much do I love it and honour it! It is only my flesh (the old nature, not the new) that loves the law of sin.

You see now the drift of Paul's argument there. He is not undertaking to state his own experience farther than to explain thit when, at any period after his justification, whether in his quarrel with Barnabas (Acts xv. 39), or in his despondency at Troas (2 Cor. ii. 12, 13), sin appeared at work; it is not the fruit of the new nature, it is not the genuine result of freedom from the bondage of the old covenant. No! the justified man loves the law of God, delights in it, in his inner man; for the truth is, if he be like Christ, that" law is within his heart" (Ps. xL 8). If he be a partaker of the blessings of the new covenant, God has "put his laws into his mind, and written them on his heart" (Heb. viii. 10). Love to God, kindled at God's love to him, is the motive-power; and the holy, just, good law of God is ever his blessed rule. It is " the highway of holiness."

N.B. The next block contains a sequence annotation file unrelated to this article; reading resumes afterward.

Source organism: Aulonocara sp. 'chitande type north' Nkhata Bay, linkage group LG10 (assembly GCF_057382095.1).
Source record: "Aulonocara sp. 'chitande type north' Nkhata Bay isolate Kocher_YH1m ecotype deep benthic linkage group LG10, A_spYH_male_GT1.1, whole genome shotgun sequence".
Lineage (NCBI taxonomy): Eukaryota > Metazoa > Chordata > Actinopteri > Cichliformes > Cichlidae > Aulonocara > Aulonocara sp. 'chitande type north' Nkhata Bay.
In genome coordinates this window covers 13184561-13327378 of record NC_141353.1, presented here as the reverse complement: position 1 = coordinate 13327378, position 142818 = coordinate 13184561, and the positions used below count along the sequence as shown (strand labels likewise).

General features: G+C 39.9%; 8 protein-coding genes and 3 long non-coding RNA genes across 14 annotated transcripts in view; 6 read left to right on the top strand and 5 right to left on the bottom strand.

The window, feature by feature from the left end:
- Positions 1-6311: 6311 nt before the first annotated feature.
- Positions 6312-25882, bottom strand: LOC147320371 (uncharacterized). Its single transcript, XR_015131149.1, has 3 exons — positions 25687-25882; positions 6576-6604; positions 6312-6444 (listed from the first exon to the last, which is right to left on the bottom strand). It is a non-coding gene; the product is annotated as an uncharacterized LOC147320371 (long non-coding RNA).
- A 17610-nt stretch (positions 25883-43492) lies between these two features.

(3.) But now we come back to the question of how far we may attain in holiness 1 We may surely say that we are warranted, nay, called upon, to aim at the hundredfold. We have dwelt on Paul's case, because some try hard to make out that such was not his experience as a justified man, fancying that if it were, it might be quoted in favour of contentment with very imperfect holiness. Now the plain, obvious, unforced meaning of the passage is totally in contradiction to their view. At the same time, we are alive to the fact that many do abuse the passage, making it an excuse for their unvanquished indwelling sin; and so we wish to state again, that there is nothing in the passage to forbid our believing that Paul was not speaking of this state of conflict as habitual. If a physician carefully expounds the relation of a patient's wounds and bruises to health, we cannot infer that he meant thereby to inform us that the patient was always smarting under sore wounds. At all events, we must not, on any account, use Eomans vii. 14-25 to excuse ourselves for a low degree of grace, a thirty-fold, when we might have had an hundred. If some have gone to what seem great extremes in maintaining the possibility tof " reaching heights of holiness, where no breeze of earth can affect them;" let us, at any rate, press up higher than we have done.